- Sabrina

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    3. Sabrina - So glad you hear you are baking for yourself, but sorry that the bread isn't rising for you! Im not sure what to suggest. I don't think the flour substitutions would make too much difference or the cow's milk, though I haven't made it that way myself. I always have good success when I do my rising in a small, closed-in space like in the microwave. I put my loaf in there with a bowl of steaming hot water and let it sit for about 30 minutes, maybe 45 minutes. Sorry I can't suggest any other ideas. I really hope it works out for you!

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  5. I love this recipe! Just made it again yesterday for my boys, and it turned out great. For the question about yeast - when adding it to recipes with the dry ingredients (instead of proofing first), it's best if you have instant yeast, not active dry yeast. The instant yeast will produce a MUCH better rise. I get my instant yeast at Amazon.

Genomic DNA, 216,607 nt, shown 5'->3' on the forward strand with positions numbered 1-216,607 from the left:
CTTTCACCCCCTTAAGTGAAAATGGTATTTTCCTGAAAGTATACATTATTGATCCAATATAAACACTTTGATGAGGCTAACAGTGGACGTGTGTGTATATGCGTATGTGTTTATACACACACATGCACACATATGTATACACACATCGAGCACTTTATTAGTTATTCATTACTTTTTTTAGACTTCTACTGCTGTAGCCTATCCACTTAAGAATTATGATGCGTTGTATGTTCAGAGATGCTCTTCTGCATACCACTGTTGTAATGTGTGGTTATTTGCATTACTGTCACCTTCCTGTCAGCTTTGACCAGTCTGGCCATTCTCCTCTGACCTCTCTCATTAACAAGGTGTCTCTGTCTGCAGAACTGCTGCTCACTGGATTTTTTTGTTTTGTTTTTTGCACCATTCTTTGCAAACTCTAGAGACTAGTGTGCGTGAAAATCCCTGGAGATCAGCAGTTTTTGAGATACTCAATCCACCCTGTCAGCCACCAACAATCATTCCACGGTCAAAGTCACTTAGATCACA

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    1. Im so glad to hear that you are enjoying it so much! And thanks for the yeast tip. I use regular yeast with good success, but perhaps I'll try instant next time (is that also called "rapid rise"?)

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  6. Just found your blog! Can the flours be replaced with GF All Purpose flour?

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    1. I'm really not sure - I've never tried it. If I were to guess, I'd say it would probably work, but would end up being a little different depending on what flours are in the mix. If you try it, please let us know how it works so others can benefit from your experiment. - Thanks for stopping by!

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  7. We've attempted this bread twice now. Both times it looks fantastic in the oven, rising to become a great loaf. However, after coming out of the oven it collapses within 10 minutes. The bread inside is not gooey exactly but very moist and like putty. The crust is fantastic and makes me happy but I certainly can't call it bread. The second time we baked it longer but the results were similar. We're new to GF, DF, EF baking. Any ideas as to what we're missing? We used all the ingredients listed. We used potato flour both times but also have tapioca to try.